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Advanced Content Targeting in SharePoint – Part 2

This post is a continuation of my previous blog post explaining advanced content targeting using SharePoint search. We saw earlier how to implement a custom token for the logged in user which filters incoming content in the search index based on the user’s profile attributes. Today we are going to look into creating display templates to render custom result URLs. Before we begin let’s refresh our memory with the scenario here

Scenario

An internal portal accessed by employees and contractors in three dozen locations comprising of countries and/or regions. Authoring takes place in a separate content site and content is rendered on the publishing site. All content is targeted with three important profile attributes –

a. Location (comprises of country and their region)
b. Role
c. Business Unit

Each piece of content/link takes the user to the publishing site keeping authoring unexposed to the end user. What this means for search results is

1. The results should be targeted based on user profile properties (mentioned above)
2. Customizing search results URL to point to publishing site
3. Customizing hover preview to display publishing pages (instead of the authoring site content pages)
4. Customizing Control template to implement custom paging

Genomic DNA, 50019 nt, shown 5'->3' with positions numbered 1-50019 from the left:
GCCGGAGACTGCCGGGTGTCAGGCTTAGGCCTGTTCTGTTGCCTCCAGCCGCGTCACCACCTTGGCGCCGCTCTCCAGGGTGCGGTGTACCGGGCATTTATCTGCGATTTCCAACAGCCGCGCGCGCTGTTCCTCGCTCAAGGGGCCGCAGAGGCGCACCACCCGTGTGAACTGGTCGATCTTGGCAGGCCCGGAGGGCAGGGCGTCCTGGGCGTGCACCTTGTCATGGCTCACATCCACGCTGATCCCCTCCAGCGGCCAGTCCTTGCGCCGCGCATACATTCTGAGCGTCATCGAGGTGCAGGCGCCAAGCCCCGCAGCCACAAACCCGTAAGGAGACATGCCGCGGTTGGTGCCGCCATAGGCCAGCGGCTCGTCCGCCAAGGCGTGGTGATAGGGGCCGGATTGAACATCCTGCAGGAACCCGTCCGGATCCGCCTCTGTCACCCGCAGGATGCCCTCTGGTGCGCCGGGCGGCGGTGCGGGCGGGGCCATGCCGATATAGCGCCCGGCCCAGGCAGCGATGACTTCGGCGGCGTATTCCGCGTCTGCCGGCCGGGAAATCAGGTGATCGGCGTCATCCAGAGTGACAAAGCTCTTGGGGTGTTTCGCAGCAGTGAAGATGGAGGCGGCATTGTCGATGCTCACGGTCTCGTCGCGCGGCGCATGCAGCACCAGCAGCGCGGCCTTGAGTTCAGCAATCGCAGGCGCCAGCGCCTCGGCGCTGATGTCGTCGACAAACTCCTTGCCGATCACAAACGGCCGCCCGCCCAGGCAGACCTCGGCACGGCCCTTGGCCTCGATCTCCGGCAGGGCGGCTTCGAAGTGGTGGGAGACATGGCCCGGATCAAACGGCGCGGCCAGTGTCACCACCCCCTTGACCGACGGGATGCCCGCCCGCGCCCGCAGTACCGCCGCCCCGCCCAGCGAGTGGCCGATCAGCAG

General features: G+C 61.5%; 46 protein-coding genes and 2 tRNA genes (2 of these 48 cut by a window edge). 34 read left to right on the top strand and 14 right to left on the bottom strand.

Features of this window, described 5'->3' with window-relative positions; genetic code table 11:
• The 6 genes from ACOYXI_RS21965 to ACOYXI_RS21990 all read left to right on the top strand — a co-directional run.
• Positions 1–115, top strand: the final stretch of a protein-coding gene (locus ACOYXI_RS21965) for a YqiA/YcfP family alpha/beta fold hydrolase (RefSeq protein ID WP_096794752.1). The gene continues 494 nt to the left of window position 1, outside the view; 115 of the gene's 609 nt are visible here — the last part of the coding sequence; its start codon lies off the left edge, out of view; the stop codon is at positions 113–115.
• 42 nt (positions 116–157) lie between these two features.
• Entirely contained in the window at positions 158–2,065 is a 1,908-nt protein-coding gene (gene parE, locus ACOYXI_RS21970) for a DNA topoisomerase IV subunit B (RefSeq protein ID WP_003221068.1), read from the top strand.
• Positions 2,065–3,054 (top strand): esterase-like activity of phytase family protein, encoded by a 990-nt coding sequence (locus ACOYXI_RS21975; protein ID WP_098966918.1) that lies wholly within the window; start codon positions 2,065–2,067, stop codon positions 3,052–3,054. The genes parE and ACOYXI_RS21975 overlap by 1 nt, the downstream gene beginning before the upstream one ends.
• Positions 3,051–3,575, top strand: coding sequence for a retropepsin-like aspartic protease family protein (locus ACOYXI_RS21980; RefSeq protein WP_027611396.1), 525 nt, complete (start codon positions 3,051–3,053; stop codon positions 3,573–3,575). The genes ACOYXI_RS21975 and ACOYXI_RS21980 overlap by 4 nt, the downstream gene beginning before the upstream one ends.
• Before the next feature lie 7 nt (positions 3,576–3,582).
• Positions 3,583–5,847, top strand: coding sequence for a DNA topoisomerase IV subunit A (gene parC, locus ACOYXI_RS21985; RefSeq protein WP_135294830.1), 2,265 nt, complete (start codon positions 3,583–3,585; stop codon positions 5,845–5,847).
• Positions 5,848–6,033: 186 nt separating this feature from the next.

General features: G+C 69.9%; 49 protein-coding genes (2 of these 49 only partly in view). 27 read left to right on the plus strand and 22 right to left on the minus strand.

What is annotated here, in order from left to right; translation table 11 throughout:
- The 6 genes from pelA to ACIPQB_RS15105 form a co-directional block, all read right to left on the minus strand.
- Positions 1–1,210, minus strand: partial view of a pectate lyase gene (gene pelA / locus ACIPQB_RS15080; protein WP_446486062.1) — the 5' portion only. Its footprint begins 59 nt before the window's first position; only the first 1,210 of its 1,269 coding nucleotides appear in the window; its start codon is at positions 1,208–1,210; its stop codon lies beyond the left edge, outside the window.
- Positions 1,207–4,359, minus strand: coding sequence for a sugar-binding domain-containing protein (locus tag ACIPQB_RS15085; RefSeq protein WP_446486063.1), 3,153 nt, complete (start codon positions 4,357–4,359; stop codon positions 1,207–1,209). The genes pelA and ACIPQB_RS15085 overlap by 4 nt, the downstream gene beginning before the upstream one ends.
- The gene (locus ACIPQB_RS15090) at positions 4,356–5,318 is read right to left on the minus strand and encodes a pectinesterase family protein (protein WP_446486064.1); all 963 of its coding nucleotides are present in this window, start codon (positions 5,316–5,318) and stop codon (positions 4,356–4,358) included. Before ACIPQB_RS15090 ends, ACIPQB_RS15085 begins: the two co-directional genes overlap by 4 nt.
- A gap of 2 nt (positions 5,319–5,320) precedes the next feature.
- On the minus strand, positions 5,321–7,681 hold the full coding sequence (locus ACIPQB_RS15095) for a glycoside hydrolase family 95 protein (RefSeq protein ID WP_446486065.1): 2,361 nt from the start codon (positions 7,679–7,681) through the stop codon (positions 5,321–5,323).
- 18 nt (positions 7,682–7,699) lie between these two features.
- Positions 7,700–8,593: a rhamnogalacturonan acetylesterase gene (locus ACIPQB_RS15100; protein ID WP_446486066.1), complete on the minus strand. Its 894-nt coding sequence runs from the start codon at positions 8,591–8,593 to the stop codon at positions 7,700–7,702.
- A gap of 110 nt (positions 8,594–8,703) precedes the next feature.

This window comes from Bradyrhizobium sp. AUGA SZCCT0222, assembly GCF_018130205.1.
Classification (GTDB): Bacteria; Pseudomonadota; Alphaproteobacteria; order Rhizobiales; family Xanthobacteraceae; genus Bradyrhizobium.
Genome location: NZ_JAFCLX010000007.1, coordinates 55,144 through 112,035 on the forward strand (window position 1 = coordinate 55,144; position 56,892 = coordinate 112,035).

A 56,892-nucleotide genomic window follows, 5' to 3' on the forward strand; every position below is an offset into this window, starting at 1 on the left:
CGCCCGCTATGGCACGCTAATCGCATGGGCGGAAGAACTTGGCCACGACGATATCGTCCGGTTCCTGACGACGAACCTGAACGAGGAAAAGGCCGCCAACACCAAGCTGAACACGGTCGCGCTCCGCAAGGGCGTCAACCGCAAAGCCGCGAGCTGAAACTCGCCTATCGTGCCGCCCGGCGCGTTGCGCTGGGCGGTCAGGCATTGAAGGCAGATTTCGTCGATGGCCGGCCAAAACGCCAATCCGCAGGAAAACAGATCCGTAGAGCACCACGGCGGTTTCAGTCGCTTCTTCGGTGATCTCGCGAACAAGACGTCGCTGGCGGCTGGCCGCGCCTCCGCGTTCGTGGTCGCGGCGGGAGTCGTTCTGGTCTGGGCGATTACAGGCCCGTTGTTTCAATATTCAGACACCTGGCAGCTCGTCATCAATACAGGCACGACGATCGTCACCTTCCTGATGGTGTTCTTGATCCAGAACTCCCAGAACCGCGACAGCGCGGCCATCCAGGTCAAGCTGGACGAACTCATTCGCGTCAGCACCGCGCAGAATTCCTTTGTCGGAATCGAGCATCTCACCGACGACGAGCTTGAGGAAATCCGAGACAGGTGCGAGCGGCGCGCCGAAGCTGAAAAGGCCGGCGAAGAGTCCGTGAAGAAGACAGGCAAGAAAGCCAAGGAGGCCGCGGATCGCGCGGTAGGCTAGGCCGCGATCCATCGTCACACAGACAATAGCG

Solution

In the previous post we covered #1 above. This post will focus on #2.

By default all the search results points the user to the actual authoring pages which is (in this case) sitting in a separate site. Because the authoring site (usually) does not have any branding or targeting enabled, we do not want our users to lose their place in the navigation. In order to avoid that we came up with top level category pages with each of them having sub category sections which render page content from the authoring site. So in essence the publishing site URL for any piece of content will look like this: http://inranetportal.com/pages/[categoryname].aspx#[subcategory]. The hash tag in the URL is to enable anchor links (bookmark) feature. It’s not relevant in this context so we’ll leave it out.

1. We declare the managed property mappings – Here we used RefinableString0 and RefinableString1 to map the category and sub category metadata fields.

dt1

2. Build a custom linkURL

dt2

dt3

3. This leads us to the html section to render the linkURL

dt4

4. And this is how the result URL look like

dt6

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